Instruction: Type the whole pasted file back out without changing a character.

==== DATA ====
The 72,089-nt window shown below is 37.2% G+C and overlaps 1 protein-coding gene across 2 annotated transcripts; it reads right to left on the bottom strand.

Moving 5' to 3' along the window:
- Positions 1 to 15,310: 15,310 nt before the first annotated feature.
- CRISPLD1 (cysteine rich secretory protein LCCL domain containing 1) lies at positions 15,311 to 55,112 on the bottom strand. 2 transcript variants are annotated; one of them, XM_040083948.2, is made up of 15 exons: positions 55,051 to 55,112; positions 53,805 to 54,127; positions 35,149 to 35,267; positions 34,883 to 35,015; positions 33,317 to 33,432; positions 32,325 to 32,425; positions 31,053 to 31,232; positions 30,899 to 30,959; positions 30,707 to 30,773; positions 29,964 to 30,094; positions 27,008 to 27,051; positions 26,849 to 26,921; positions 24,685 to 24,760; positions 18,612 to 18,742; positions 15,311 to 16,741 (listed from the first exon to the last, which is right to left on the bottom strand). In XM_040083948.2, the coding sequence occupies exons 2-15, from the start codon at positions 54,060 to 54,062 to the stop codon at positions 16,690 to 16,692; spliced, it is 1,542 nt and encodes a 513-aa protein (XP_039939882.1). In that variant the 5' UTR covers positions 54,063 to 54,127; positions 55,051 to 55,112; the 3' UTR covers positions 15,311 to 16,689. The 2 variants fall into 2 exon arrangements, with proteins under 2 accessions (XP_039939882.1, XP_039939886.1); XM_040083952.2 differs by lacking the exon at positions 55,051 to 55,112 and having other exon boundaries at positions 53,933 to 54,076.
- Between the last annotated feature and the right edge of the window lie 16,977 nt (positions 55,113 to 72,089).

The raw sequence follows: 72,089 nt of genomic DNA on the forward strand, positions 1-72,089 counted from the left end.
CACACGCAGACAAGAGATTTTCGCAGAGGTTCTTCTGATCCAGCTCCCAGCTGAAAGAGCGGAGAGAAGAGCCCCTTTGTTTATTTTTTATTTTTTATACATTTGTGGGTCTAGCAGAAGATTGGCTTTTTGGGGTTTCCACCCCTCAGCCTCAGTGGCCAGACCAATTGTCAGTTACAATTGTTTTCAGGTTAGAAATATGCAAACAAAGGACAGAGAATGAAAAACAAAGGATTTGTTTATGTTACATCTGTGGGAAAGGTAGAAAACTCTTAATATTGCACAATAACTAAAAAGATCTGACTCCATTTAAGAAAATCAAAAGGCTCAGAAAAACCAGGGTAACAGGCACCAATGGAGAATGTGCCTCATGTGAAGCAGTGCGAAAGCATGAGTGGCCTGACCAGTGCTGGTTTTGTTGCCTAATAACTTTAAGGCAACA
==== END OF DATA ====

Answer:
The 72,089-nt window shown below is 37.2% G+C and overlaps 1 protein-coding gene across 2 annotated transcripts; it reads right to left on the bottom strand.

Moving 5' to 3' along the window:
- Positions 1 to 15,310: 15,310 nt before the first annotated feature.
- CRISPLD1 (cysteine rich secretory protein LCCL domain containing 1) lies at positions 15,311 to 55,112 on the bottom strand. 2 transcript variants are annotated; one of them, XM_040083948.2, is made up of 15 exons: positions 55,051 to 55,112; positions 53,805 to 54,127; positions 35,149 to 35,267; positions 34,883 to 35,015; positions 33,317 to 33,432; positions 32,325 to 32,425; positions 31,053 to 31,232; positions 30,899 to 30,959; positions 30,707 to 30,773; positions 29,964 to 30,094; positions 27,008 to 27,051; positions 26,849 to 26,921; positions 24,685 to 24,760; positions 18,612 to 18,742; positions 15,311 to 16,741 (listed from the first exon to the last, which is right to left on the bottom strand). In XM_040083948.2, the coding sequence occupies exons 2-15, from the start codon at positions 54,060 to 54,062 to the stop codon at positions 16,690 to 16,692; spliced, it is 1,542 nt and encodes a 513-aa protein (XP_039939882.1). In that variant the 5' UTR covers positions 54,063 to 54,127; positions 55,051 to 55,112; the 3' UTR covers positions 15,311 to 16,689. The 2 variants fall into 2 exon arrangements, with proteins under 2 accessions (XP_039939882.1, XP_039939886.1); XM_040083952.2 differs by lacking the exon at positions 55,051 to 55,112 and having other exon boundaries at positions 53,933 to 54,076.
- Between the last annotated feature and the right edge of the window lie 16,977 nt (positions 55,113 to 72,089).

The raw sequence follows: 72,089 nt of genomic DNA on the forward strand, positions 1-72,089 counted from the left end.
CACACGCAGACAAGAGATTTTCGCAGAGGTTCTTCTGATCCAGCTCCCAGCTGAAAGAGCGGAGAGAAGAGCCCCTTTGTTTATTTTTTATTTTTTATACATTTGTGGGTCTAGCAGAAGATTGGCTTTTTGGGGTTTCCACCCCTCAGCCTCAGTGGCCAGACCAATTGTCAGTTACAATTGTTTTCAGGTTAGAAATATGCAAACAAAGGACAGAGAATGAAAAACAAAGGATTTGTTTATGTTACATCTGTGGGAAAGGTAGAAAACTCTTAATATTGCACAATAACTAAAAAGATCTGACTCCATTTAAGAAAATCAAAAGGCTCAGAAAAACCAGGGTAACAGGCACCAATGGAGAATGTGCCTCATGTGAAGCAGTGCGAAAGCATGAGTGGCCTGACCAGTGCTGGTTTTGTTGCCTAATAACTTTAAGGCAACA